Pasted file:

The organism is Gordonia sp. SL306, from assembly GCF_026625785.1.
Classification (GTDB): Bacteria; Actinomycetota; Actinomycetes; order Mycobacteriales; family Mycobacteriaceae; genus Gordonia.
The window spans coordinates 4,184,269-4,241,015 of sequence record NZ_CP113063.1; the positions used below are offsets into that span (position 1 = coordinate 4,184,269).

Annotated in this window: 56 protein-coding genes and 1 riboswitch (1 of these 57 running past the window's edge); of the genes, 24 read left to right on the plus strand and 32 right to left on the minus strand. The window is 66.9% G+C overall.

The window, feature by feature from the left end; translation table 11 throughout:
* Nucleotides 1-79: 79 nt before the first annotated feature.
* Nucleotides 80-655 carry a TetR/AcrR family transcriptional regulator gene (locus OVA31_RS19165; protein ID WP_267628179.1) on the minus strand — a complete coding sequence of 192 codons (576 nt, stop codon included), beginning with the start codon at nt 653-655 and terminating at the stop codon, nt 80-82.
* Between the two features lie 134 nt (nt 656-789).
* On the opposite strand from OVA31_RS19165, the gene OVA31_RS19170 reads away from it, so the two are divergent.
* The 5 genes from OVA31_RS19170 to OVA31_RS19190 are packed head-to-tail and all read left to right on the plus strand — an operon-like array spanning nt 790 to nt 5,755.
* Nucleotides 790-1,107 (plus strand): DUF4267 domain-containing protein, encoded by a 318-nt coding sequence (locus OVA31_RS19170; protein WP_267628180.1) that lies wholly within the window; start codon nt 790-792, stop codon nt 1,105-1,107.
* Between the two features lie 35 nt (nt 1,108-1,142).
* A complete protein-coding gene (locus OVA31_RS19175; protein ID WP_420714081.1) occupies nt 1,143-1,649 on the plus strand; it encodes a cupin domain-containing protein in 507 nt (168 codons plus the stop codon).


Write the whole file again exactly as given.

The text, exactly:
The organism is Gordonia sp. SL306, from assembly GCF_026625785.1.
Classification (GTDB): Bacteria; Actinomycetota; Actinomycetes; order Mycobacteriales; family Mycobacteriaceae; genus Gordonia.
The window spans coordinates 4,184,269-4,241,015 of sequence record NZ_CP113063.1; the positions used below are offsets into that span (position 1 = coordinate 4,184,269).

Annotated in this window: 56 protein-coding genes and 1 riboswitch (1 of these 57 running past the window's edge); of the genes, 24 read left to right on the plus strand and 32 right to left on the minus strand. The window is 66.9% G+C overall.

The window, feature by feature from the left end; translation table 11 throughout:
* Nucleotides 1-79: 79 nt before the first annotated feature.
* Nucleotides 80-655 carry a TetR/AcrR family transcriptional regulator gene (locus OVA31_RS19165; protein ID WP_267628179.1) on the minus strand — a complete coding sequence of 192 codons (576 nt, stop codon included), beginning with the start codon at nt 653-655 and terminating at the stop codon, nt 80-82.
* Between the two features lie 134 nt (nt 656-789).
* On the opposite strand from OVA31_RS19165, the gene OVA31_RS19170 reads away from it, so the two are divergent.
* The 5 genes from OVA31_RS19170 to OVA31_RS19190 are packed head-to-tail and all read left to right on the plus strand — an operon-like array spanning nt 790 to nt 5,755.
* Nucleotides 790-1,107 (plus strand): DUF4267 domain-containing protein, encoded by a 318-nt coding sequence (locus OVA31_RS19170; protein WP_267628180.1) that lies wholly within the window; start codon nt 790-792, stop codon nt 1,105-1,107.
* Between the two features lie 35 nt (nt 1,108-1,142).
* A complete protein-coding gene (locus OVA31_RS19175; protein ID WP_420714081.1) occupies nt 1,143-1,649 on the plus strand; it encodes a cupin domain-containing protein in 507 nt (168 codons plus the stop codon).